Hands up who remembers OLAP@Work? If you do you’ve been working with Analysis Services for a long time, back when it was still OLAP Services… for those of you who don’t, it was one of about four options you had if you wanted a client tool circa 1999; it was an Excel addin and it was pretty good. Anyway, I’ve just seen this article on Intelligent Enterprise on what Ward Yaternick, the guy who founded OLAP@Work, has been up to since leaving Business Objects (which bought and eventually killed OLAP@Work):
He’s been working on something called nextanalytics:
Poking around on the site it looks quite interesting; certainly there are lots of mentions of MDX so I guess it supports Analysis Services as a data source (although it supports a lot of other data sources too). The key thing is that it allows you to create complex queries and calculations using a scripting language. Clearly this scripting language allows you to do the same kind of things you can do with MDX and indeed one particular entry on the nextanalytics blog caught my eye:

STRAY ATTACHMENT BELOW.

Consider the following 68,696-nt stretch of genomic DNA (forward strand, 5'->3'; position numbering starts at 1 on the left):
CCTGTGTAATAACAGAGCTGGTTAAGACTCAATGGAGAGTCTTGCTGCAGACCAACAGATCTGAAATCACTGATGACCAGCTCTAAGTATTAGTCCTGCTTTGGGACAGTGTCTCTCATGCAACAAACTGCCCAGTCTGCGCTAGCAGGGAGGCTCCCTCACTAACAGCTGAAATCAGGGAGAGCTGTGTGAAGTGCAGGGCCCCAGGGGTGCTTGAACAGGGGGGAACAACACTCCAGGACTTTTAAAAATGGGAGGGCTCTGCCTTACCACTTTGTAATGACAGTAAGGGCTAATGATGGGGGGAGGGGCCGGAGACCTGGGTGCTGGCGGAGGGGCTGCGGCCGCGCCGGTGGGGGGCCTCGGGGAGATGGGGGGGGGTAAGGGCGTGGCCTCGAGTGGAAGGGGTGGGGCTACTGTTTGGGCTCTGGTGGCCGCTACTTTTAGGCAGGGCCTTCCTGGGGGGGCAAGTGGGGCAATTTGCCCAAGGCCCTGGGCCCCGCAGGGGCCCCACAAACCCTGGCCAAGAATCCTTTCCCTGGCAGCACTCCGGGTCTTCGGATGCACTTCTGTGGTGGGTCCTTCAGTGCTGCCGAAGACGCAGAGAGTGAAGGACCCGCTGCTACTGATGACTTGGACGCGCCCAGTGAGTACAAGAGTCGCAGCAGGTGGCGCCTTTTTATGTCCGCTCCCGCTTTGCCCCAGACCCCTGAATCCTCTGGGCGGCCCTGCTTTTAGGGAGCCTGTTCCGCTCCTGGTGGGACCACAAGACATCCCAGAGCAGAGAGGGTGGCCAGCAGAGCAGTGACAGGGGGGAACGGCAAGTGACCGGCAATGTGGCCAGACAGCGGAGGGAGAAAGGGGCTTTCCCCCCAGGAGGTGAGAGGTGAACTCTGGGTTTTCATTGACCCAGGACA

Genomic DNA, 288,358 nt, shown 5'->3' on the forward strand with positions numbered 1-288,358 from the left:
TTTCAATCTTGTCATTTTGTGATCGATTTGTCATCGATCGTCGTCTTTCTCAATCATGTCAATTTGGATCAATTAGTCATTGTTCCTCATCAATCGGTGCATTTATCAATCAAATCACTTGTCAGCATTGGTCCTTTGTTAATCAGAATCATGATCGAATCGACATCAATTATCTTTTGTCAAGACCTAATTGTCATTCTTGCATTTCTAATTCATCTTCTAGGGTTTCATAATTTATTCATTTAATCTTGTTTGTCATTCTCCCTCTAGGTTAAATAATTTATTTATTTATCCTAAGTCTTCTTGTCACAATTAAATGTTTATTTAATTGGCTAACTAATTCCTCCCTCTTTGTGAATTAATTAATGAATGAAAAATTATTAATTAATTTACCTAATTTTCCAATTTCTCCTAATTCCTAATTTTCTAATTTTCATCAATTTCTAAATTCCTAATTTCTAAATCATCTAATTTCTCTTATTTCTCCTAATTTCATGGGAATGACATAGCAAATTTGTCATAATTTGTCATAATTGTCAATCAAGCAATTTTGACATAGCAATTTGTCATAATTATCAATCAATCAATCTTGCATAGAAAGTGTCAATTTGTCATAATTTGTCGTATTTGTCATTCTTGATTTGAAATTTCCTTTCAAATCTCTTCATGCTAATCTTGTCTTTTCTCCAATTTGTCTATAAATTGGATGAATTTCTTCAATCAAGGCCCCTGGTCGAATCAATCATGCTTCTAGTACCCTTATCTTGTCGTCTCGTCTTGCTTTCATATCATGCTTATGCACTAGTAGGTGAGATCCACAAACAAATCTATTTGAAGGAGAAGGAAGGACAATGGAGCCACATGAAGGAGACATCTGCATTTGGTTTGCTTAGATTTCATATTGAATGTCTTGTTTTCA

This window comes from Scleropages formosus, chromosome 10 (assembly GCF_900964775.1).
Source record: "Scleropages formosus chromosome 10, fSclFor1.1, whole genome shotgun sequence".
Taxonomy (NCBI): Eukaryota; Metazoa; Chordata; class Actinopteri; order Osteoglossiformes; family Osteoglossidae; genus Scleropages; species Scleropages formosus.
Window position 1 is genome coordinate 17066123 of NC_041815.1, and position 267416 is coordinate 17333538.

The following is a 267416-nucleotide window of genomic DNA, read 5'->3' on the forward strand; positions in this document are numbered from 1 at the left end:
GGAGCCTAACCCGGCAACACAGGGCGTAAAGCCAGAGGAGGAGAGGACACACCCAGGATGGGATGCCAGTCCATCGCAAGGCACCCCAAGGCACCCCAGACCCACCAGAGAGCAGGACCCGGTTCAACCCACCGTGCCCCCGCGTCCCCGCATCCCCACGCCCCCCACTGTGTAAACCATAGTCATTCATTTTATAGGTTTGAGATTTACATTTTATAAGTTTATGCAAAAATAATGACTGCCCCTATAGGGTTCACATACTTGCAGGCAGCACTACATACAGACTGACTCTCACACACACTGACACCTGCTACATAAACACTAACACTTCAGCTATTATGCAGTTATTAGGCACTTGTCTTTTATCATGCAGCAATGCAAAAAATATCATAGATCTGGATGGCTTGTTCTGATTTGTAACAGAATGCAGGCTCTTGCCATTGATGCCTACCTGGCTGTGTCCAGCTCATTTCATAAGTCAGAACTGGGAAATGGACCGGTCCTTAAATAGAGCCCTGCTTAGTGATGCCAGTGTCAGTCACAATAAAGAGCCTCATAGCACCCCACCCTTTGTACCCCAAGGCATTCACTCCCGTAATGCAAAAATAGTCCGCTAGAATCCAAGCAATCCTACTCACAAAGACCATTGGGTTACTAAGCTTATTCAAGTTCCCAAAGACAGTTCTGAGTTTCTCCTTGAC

I was about to leave a comment when I saw that Mosha had beaten me to it. Mosha’s right that contrary to what the original entry says, what Ward is describing is certainly possible in MDX, but Ward also has a point that it’s not something that someone with an average knowledge of MDX could accomplish. Can nextanalytics prove itself to be easier to use than MDX? Time will tell. I’ll have to download the open source version of it (available here: http://www.codeplex.com/nextanalyticsOS) to try it out. When I have a spare moment, of course, which at the current rate is going to be some time next year.